The Knesset legal adviser Eyal Yinon ruled Edelstein’s closure of the plenary into next week as out of order, while President Rivlin called Edelstein to tell him to reopen parliament. The President’s Office said that Rivlin “implored” Edelstein “to ensure ongoing parliamentary activity, even during the coronavirus crisis.”
The Blue and White party, for its part, filed a High Court petition against Edelstein’s decision to close the Knesset, with Ofer Shelah, a Blue and White Knesset member saying that Netanyahu and Edelstein “are not only trying to destroy Israeli democracy, but also to cause the election results to be disregarded.” He added that Edelstein “hijacked” the Knesset by preventing a plenum vote on a new Knesset speaker, knowing there is a majority for replacing him. He said, “We won’t let that happen.”
Edelstein’s closure of the Knesset, less than 48 hours after the new Knesset members were sworn in, is the latest manifestation of Israel’s deadlocked political system.
Netanyahu was forced to announce elections in late 2018 after one of his coalition partners, Avigdor Lieberman’s nationalist Yisrael Beiteinu (Israel is our Home), quit the government. Since then, following three deadlocked elections in less than a year, he has led—or more precisely dominated—a caretaker government that, unable to set a budget or pass legislation, in effect rules by decree without any effective parliamentary oversight.
After the last election on March 2, President Reuven Rivlin called on the Blue and White’s leader, former Israel Defence Forces (IDF) chief of staff Bennie Gantz, to form a government. Despite being nominated by 61 members of the 120-seat Knesset, it is far from certain that Gantz will be able to do so.
Netanyahu, in the meantime, has used the pandemic to press Gantz to join “without hesitations” in forming an “emergency unity government” so that “together we will save tens of thousands of citizens.” He made it clear, however, that an emergency unity government would not include the third largest party, the four Arab parties in the Joint List, telling Gantz that “There is no place for supporters of terror, in routine times and during emergency.”
His Justice Minister Amir Ohana has declared a state of emergency in the justice system due to the coronavirus outbreak, thereby enabling him to postpone Netanyahu’s trial, set for March 17, to May 24.
Netanyahu has exploited the coronavirus to cast himself as the only figure capable of responding to a national emergency. He has used his daily press conferences to sow fear. While introducing a series of sweeping restrictions that are no doubt justified by the threat of the pandemic—requiring all visitors and citizens returning to the country to self-quarantine for 14 days, closing schools and universities, banning gatherings of more than 100 people and ordering people to stay at home—he is utilizing the state of emergency to consolidate his dictatorial grip over the Israeli state apparatus.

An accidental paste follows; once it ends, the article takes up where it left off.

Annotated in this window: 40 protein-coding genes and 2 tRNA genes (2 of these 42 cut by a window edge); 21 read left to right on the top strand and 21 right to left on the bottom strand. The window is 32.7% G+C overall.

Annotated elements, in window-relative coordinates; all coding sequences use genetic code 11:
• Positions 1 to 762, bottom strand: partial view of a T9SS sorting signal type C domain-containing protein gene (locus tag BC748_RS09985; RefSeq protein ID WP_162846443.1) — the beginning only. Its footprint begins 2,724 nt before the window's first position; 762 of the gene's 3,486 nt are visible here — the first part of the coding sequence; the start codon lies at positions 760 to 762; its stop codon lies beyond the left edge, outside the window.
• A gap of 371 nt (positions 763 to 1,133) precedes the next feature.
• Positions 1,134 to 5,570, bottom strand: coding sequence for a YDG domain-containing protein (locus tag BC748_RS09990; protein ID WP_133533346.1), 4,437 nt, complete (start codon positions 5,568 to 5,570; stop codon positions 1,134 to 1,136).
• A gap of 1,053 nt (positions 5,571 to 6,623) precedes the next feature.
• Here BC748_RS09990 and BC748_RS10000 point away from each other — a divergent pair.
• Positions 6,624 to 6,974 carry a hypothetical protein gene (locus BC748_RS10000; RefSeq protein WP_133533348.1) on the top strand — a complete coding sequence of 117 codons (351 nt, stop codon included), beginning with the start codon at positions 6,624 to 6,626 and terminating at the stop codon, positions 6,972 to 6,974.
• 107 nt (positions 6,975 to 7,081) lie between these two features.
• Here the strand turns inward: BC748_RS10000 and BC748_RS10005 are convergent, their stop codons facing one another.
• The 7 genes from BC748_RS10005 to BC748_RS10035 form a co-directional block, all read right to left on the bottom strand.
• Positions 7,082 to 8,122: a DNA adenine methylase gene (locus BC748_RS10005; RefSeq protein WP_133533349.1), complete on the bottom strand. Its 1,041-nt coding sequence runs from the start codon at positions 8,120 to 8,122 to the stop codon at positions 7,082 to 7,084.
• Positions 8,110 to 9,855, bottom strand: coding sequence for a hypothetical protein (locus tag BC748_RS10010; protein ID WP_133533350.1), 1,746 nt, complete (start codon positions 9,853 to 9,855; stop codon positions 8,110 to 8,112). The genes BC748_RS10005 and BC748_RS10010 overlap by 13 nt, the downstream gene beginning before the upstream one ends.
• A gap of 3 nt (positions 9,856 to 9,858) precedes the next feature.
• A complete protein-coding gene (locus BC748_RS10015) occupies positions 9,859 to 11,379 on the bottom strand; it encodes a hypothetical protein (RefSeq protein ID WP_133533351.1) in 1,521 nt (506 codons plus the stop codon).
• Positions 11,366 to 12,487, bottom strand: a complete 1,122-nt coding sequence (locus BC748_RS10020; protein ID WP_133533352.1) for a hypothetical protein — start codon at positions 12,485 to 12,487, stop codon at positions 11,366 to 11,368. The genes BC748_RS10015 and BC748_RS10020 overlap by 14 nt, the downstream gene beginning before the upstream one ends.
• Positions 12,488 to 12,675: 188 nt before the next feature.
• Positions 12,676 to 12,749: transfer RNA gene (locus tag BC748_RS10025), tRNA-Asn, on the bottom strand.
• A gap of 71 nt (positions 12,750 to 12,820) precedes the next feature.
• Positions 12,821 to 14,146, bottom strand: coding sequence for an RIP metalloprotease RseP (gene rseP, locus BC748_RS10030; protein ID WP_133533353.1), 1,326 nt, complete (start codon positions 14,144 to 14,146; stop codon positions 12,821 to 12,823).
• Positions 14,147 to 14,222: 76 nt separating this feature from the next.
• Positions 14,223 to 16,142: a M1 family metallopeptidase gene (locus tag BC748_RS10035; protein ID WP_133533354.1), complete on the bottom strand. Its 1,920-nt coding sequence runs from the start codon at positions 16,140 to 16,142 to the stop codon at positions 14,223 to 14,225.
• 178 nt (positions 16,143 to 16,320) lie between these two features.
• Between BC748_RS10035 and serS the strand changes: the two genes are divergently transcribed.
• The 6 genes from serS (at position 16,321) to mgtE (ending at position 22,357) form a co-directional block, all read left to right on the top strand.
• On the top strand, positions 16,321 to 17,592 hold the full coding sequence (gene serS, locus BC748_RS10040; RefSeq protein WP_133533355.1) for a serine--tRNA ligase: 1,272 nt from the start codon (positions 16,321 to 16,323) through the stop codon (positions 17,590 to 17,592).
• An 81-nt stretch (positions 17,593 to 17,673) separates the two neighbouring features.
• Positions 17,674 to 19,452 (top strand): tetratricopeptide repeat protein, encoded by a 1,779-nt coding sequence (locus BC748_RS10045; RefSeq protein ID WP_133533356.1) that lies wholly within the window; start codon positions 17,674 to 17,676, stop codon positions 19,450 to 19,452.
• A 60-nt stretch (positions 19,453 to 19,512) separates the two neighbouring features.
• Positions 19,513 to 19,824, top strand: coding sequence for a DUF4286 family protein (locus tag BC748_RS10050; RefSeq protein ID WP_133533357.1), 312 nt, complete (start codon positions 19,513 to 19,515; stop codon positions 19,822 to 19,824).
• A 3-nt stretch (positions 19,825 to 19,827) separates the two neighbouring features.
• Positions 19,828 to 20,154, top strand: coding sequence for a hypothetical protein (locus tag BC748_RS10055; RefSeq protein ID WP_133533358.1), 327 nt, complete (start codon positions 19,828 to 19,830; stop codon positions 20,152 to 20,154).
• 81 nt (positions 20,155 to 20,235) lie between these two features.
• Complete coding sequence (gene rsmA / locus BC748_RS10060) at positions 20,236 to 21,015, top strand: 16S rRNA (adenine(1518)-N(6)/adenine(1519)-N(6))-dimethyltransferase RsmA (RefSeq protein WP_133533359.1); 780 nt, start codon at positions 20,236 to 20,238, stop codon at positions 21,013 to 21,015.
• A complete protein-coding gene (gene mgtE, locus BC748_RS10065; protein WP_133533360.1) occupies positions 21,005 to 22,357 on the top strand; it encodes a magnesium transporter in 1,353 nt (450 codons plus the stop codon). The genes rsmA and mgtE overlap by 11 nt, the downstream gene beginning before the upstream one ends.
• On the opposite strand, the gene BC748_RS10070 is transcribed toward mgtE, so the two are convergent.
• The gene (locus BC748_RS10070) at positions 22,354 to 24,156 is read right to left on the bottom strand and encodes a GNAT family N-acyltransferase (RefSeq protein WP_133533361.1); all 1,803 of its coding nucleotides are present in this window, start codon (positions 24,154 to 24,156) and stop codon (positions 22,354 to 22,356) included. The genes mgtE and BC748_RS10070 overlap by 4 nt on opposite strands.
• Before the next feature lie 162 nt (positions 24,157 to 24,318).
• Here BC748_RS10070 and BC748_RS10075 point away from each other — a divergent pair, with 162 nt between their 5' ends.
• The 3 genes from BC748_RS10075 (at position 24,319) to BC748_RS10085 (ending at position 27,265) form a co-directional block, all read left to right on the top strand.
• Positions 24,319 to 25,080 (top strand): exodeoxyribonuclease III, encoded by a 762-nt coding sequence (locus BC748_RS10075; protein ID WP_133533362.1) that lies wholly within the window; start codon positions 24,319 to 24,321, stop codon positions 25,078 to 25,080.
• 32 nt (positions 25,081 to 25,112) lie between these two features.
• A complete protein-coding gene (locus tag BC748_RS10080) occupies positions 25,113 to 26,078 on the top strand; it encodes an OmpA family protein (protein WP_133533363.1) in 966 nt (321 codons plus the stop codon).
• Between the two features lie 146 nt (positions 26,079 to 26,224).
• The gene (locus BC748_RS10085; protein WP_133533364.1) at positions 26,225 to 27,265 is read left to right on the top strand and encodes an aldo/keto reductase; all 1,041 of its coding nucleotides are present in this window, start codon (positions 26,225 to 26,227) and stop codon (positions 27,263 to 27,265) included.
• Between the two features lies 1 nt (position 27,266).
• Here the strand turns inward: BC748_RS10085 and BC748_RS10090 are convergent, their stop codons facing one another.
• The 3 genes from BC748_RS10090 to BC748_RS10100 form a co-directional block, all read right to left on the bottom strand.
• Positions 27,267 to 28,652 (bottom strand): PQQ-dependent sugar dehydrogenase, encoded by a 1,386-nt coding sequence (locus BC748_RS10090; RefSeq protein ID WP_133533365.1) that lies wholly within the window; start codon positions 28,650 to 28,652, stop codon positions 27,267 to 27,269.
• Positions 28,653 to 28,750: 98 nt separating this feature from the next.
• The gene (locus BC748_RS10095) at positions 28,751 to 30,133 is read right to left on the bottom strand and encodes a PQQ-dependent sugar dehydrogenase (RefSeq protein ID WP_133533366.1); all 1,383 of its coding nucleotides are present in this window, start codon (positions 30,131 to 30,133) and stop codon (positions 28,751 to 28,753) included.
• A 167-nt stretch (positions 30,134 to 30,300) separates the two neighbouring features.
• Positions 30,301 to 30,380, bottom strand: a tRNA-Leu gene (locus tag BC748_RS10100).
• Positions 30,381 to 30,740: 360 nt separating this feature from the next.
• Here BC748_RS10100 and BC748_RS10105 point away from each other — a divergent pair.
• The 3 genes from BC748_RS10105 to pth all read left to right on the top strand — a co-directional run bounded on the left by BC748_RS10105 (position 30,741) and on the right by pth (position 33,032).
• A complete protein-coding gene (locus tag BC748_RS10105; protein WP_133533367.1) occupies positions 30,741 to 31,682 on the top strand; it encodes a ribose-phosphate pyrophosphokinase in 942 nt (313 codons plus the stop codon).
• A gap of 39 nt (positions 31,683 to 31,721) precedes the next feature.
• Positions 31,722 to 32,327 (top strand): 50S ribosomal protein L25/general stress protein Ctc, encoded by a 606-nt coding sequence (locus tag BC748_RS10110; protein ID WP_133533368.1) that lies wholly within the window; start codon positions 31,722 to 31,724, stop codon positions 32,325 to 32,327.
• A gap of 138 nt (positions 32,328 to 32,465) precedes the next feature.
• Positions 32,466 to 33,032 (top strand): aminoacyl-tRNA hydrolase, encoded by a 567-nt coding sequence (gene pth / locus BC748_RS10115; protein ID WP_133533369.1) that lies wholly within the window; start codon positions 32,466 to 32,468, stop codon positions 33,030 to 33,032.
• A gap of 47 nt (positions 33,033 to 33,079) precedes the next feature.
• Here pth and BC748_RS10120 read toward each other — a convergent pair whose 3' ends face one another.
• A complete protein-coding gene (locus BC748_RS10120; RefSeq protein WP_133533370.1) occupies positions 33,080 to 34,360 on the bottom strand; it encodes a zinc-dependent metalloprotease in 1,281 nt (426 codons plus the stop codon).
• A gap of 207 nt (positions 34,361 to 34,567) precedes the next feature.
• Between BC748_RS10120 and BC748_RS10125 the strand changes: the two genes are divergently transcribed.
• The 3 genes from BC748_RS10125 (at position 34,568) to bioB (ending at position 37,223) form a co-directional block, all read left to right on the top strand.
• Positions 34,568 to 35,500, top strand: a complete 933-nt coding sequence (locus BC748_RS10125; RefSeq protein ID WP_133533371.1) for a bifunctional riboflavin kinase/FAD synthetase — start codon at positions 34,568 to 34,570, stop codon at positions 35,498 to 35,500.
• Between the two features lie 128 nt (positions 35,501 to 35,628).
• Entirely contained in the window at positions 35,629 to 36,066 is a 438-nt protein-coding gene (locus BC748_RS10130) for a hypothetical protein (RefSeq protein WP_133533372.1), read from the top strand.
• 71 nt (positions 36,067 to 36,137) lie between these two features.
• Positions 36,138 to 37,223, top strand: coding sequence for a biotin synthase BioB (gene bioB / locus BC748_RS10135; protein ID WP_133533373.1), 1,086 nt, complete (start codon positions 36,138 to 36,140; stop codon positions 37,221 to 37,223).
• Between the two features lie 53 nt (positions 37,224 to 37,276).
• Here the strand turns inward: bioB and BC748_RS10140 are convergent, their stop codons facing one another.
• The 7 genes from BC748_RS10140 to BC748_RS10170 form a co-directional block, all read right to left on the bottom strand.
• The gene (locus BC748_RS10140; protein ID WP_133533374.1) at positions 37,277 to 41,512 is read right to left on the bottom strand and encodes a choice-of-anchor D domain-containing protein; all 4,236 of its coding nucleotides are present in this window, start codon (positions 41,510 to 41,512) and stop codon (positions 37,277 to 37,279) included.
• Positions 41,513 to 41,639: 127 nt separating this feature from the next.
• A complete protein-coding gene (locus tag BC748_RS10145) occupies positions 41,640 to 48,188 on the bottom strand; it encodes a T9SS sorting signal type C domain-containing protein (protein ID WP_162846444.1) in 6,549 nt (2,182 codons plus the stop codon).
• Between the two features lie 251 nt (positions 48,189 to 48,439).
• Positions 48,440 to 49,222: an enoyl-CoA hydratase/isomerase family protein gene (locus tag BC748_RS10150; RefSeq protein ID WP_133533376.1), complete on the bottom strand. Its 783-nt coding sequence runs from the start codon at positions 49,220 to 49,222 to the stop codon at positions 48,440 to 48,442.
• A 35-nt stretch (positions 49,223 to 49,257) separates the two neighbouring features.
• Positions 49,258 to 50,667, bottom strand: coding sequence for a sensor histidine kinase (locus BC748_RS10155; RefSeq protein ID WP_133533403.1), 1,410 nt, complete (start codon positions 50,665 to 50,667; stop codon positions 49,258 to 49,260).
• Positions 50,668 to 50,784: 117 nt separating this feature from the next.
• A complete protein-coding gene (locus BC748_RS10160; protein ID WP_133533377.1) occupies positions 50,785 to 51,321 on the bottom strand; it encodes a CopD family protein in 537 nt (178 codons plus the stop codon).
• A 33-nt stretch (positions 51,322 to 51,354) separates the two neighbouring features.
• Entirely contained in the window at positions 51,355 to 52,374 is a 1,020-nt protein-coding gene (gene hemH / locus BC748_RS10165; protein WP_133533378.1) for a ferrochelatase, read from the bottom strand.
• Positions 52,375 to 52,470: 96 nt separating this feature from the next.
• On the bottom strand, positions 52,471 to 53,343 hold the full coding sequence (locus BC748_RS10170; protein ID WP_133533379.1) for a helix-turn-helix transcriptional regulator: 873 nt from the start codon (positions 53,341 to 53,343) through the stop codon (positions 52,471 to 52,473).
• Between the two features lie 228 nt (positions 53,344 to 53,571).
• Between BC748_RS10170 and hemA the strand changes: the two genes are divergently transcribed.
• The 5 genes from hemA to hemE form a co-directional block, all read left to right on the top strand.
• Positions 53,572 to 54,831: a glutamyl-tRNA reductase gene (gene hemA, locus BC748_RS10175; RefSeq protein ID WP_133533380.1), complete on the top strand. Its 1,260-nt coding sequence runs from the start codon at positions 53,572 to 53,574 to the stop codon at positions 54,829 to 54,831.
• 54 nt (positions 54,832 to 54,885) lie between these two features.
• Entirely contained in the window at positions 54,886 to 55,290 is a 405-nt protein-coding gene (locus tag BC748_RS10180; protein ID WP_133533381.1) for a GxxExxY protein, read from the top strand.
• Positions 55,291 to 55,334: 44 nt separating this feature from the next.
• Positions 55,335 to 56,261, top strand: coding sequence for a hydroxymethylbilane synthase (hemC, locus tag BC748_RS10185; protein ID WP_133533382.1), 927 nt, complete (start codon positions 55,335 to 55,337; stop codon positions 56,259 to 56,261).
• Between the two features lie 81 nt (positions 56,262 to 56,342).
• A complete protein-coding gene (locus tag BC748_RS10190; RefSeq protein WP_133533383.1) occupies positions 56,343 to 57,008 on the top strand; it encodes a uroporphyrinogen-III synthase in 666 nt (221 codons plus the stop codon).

On Friday, the cabinet imposed further restrictions—again bypassing parliamentary oversight by using state emergency regulations—making the restrictions imposed earlier in the week legally binding and enforceable. It ordered Israelis not to leave their homes or visit parks and beaches, other than for food, medicine, medical care and essential work.
The health authorities confirmed 705 COVID-19 cases, of which at least 10 are in serious condition. Two ministers and two legislators are in quarantine after being in contact with someone who tested positive for the coronavirus. In the West Bank, there are 47 confirmed cases.
The health care system, neglected for years, has been the victim of repeated budget cuts, as Israel’s war machine took priority over everything, including a growing population, resulting in a service that was already on the point of collapse. It faces the current crisis totally unprepared, with serious shortages of necessary medical equipment to fight the outbreak. The staff at Ichilov Hospital in Tel Aviv wrote to the hospital administrator saying that they did not feel properly protected from the coronavirus outbreak and they were “beginning to fear for our health.”
Netanyahu, as befits the leader of a garrison state, promptly called on Mossad, Israel’s spy agency, to use its web of secret contacts around the world, including Arab and Muslim countries that were better supplied but with which Israel has no diplomatic relations, to find relevant medical supplies. Mossad announced that it had bought 100,000 test kits, only to find they were the wrong ones.
This article first appeared on World Socialist Web Site (WSWS) on 21 March 2020, and was republished with permission.